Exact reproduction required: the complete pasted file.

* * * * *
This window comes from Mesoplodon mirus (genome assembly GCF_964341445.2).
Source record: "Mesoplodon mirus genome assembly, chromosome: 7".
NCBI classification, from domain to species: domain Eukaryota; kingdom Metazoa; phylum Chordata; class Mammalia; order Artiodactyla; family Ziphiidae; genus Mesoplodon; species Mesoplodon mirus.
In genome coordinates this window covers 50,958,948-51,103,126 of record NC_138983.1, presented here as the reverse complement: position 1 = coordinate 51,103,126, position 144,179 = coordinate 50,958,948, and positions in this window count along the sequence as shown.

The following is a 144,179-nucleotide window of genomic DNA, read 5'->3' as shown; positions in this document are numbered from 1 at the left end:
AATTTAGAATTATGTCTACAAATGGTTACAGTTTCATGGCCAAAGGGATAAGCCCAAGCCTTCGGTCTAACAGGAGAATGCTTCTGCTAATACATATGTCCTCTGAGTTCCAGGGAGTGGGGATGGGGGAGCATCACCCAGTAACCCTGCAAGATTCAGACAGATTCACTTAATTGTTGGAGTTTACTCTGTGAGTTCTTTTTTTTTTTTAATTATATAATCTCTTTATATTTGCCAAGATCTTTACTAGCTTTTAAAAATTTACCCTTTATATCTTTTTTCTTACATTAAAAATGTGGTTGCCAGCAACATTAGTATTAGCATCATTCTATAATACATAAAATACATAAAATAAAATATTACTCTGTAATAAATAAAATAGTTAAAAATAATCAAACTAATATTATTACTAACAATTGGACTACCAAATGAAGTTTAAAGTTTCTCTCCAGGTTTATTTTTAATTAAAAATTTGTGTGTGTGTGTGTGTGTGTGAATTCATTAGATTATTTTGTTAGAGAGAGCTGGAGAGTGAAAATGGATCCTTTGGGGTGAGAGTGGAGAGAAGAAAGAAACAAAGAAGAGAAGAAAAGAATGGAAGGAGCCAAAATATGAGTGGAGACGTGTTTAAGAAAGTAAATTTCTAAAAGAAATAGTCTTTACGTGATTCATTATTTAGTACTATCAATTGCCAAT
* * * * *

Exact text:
This window comes from Mesoplodon mirus (genome assembly GCF_964341445.2).
Source record: "Mesoplodon mirus genome assembly, chromosome: 7".
NCBI classification, from domain to species: domain Eukaryota; kingdom Metazoa; phylum Chordata; class Mammalia; order Artiodactyla; family Ziphiidae; genus Mesoplodon; species Mesoplodon mirus.
In genome coordinates this window covers 50,958,948-51,103,126 of record NC_138983.1, presented here as the reverse complement: position 1 = coordinate 51,103,126, position 144,179 = coordinate 50,958,948, and positions in this window count along the sequence as shown.

The following is a 144,179-nucleotide window of genomic DNA, read 5'->3' as shown; positions in this document are numbered from 1 at the left end:
AATTTAGAATTATGTCTACAAATGGTTACAGTTTCATGGCCAAAGGGATAAGCCCAAGCCTTCGGTCTAACAGGAGAATGCTTCTGCTAATACATATGTCCTCTGAGTTCCAGGGAGTGGGGATGGGGGAGCATCACCCAGTAACCCTGCAAGATTCAGACAGATTCACTTAATTGTTGGAGTTTACTCTGTGAGTTCTTTTTTTTTTTTAATTATATAATCTCTTTATATTTGCCAAGATCTTTACTAGCTTTTAAAAATTTACCCTTTATATCTTTTTTCTTACATTAAAAATGTGGTTGCCAGCAACATTAGTATTAGCATCATTCTATAATACATAAAATACATAAAATAAAATATTACTCTGTAATAAATAAAATAGTTAAAAATAATCAAACTAATATTATTACTAACAATTGGACTACCAAATGAAGTTTAAAGTTTCTCTCCAGGTTTATTTTTAATTAAAAATTTGTGTGTGTGTGTGTGTGTGTGAATTCATTAGATTATTTTGTTAGAGAGAGCTGGAGAGTGAAAATGGATCCTTTGGGGTGAGAGTGGAGAGAAGAAAGAAACAAAGAAGAGAAGAAAAGAATGGAAGGAGCCAAAATATGAGTGGAGACGTGTTTAAGAAAGTAAATTTCTAAAAGAAATAGTCTTTACGTGATTCATTATTTAGTACTATCAATTGCCAAT